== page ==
Twin Peaks Residences – We were approached to convert an existing dilapidated single-family residence into a three-unit building. The unique opportunity for this project was to create three distinct residences of different scales and configurations, while maintaining a high level of detailing consideration. By designing a project with a three-bedroom upper unit, a two-bedroom middle unit, and a one-bedroom lower unit, we are creating a unique building type within a city that is starved for thoughtful housing options.
Architizer chatted with Michael Hennessey from MICHAEL HENNESSEY ARCHITECTURE to learn more about this project.
Architizer: What inspired the initial concept for your design?
Michael Hennessey: We initially set out to design a glass box that maximized views to the city below. As each of the three units began to take shape, we evolved this approach to make sure the glazing responded in a specific way to each space at the interior. For example, at the front elevation, the lower levels are quite opaque to address privacy from the busy street. While the upper levels contain a significant amount of glazing where privacy is less of a concern, to bring natural daylight deep into the upper unit. At the rear of the building, each space is framing the view of downtown San Francisco in a specific way. At the lower unit bedroom, a dramatic horizontal window frames the distant view, while at the upper levels, corner glazing is employed to accentuate the sweeping nature of the view.
What do you believe is the most unique or ‘standout’ component of the project?
Each residence has its own distinctive character even though the interior material palette is consistent from unit to unit. Walnut veneer, travertine floors, simple ceramic tiles, blackened steel, and sheer curtains, are timeless materials that tie the entire project together. We take great care to compose these materials in a specific (and hopefully beautiful) way that reacts to each space’s functional considerations. This results in a dynamic project where each space has its own feeling and character, even though the material palette does not vary.
What was the greatest design challenge you faced during the project, and how did you navigate it?
Given the tight dimensional constraints of most projects in San Francisco, developing a strategy for the stairs is a critical challenge that must be resolved early in the design process. On this project we incorporated a strategy of an exterior common stair that serves the three residences. Not only did this create a wonderful experience of being outside while located in the heart of the building, it had the benefit of avoiding a stair penthouse that would have impacted the overall massing of the building. We designed these exterior stairs and one of the interior stairs with perforated metal treads & risers to avoid blocking natural daylight and views. Dramatic shadows are created by the perforations in the afternoon as sunlight pours into the building.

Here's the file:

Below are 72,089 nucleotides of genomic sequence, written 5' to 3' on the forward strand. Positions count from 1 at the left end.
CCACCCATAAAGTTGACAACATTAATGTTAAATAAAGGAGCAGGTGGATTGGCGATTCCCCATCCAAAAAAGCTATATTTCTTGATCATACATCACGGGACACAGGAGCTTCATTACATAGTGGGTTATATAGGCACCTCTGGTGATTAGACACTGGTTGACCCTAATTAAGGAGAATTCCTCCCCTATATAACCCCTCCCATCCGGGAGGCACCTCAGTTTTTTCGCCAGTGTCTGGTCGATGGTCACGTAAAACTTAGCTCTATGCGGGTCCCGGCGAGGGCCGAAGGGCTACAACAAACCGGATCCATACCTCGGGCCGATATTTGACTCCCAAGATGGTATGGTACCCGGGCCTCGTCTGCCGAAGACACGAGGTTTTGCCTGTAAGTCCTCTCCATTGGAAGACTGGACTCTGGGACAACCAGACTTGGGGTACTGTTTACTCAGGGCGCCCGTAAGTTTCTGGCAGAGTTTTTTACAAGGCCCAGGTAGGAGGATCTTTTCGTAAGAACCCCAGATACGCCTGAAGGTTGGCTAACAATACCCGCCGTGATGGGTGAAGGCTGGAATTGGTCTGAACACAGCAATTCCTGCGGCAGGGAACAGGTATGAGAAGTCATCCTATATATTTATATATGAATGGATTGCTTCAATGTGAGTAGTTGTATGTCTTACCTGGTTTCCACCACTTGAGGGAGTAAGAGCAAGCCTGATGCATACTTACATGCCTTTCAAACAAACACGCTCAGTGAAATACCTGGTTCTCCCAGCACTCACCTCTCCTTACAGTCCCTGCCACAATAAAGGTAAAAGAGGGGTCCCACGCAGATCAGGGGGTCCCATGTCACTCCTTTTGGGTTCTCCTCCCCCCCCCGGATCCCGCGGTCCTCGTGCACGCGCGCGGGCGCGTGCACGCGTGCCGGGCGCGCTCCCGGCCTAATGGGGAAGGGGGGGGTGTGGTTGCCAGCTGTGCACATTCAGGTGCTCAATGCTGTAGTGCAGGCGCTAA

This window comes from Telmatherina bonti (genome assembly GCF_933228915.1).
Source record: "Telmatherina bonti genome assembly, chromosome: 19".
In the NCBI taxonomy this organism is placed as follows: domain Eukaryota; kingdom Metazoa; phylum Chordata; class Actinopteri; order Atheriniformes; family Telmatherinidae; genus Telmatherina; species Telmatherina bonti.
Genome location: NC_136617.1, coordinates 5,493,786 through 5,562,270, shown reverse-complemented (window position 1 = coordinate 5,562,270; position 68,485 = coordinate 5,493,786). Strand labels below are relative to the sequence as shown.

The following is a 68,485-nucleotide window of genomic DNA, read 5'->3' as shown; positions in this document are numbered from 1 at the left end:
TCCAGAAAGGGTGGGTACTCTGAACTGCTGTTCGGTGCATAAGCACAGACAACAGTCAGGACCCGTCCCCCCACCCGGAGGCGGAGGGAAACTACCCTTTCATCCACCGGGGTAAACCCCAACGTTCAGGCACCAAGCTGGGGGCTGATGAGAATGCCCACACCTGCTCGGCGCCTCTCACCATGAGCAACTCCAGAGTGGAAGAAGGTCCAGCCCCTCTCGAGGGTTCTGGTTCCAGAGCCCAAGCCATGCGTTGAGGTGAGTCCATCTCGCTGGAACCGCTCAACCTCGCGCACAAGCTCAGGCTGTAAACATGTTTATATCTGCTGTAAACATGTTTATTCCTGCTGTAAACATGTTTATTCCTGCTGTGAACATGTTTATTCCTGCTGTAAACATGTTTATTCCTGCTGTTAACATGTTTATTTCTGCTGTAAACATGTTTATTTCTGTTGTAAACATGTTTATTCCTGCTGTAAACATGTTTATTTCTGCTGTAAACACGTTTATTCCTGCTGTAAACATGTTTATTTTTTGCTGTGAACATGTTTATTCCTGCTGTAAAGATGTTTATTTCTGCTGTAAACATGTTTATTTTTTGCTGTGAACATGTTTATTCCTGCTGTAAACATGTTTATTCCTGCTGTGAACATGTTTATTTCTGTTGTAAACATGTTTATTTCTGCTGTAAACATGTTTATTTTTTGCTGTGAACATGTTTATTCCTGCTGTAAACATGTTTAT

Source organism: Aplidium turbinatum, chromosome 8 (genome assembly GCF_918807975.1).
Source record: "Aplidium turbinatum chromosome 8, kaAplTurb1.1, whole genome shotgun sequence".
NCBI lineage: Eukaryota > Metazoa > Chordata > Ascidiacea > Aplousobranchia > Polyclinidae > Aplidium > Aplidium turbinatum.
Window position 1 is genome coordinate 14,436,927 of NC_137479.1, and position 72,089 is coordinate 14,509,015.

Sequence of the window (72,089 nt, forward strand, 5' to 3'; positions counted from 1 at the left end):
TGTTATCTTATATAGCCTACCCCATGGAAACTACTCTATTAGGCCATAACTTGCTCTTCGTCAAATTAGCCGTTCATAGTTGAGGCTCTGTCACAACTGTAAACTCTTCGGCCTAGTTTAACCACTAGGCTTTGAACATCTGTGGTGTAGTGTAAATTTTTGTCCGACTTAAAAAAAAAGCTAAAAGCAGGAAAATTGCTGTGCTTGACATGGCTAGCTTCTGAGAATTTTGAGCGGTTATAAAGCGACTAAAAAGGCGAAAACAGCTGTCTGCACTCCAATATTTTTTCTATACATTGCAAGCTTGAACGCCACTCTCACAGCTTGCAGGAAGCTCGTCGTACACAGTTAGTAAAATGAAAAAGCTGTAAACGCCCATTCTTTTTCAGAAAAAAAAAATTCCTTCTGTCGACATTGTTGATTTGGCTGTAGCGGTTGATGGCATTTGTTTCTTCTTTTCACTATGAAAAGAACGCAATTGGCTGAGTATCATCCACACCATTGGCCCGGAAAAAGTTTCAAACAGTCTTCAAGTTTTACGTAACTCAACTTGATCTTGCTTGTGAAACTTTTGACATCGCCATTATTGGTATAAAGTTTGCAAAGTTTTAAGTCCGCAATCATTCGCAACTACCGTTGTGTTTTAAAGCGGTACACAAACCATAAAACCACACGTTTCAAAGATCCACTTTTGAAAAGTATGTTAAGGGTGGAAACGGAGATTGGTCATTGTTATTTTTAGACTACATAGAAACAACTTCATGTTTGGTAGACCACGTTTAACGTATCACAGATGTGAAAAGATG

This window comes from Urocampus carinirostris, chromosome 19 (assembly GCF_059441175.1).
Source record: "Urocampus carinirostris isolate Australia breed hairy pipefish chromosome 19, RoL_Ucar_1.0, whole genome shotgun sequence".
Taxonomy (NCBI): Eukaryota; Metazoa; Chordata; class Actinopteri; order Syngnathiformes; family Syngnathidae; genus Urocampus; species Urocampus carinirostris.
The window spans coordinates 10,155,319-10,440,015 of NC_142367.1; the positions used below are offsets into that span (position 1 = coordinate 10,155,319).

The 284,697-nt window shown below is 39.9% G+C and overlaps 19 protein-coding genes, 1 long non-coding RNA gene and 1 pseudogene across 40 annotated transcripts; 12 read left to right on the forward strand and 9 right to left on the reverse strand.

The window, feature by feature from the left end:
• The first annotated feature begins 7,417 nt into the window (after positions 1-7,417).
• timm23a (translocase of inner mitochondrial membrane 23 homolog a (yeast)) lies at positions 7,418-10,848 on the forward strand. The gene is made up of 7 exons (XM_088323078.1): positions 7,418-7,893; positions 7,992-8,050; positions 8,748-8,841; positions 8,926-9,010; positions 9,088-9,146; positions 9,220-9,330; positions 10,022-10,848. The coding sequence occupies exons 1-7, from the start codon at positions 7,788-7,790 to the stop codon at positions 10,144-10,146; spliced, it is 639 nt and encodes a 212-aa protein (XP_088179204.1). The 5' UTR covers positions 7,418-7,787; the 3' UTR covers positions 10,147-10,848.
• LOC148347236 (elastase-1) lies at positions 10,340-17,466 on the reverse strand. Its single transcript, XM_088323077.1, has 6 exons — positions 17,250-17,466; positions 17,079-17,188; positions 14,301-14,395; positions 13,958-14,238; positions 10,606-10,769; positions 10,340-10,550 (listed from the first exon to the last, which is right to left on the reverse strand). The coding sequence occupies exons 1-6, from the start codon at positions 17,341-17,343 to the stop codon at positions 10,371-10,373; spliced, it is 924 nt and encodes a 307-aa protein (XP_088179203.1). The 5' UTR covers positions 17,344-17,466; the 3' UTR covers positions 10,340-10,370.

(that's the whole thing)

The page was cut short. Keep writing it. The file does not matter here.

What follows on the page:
What is your favorite detail in the project and why?
The steel framework at the front elevation that contains the aluminum windows and cement plaster is my favorite detail. It’s a detail that allows the windows to extend past the floor plates and helps to elevate the modest cement plaster into distinct vertical panels. This steel framework is used as an organizing device that also brings subtle depth and shadow lines to the face of the building.
In what ways did you collaborate with others, and how did that add value to the project?
We had the opportunity to collaborate with a skilled builder, Uwe Dobers of Fine European Construction. Detailing a project is a great joy of mine and a point of emphasis at MHA, but no architecture firm has all of the answers on how to bring materials together in a meaningful way. We rely on great craftspeople and engage in a collaborative discussion to resolve the many details within any given project. On this project, Uwe and his team elevated the assemblies beyond our expectations.
How have your clients responded to the finished project?
We had an enlightened client for this project that stayed committed to a high level of design and craft for the project. He now lives in the upper unit of the project and is gracious in his compliments on the design and quality of the spaces. This project lead to a lasting friendship between the client and the MHA team.
MHA Team Members: Claudia Merzario, Manuel Vivar-Nieto
For more on Twin Peaks Residences, please visit the in-depth project page on Architizer.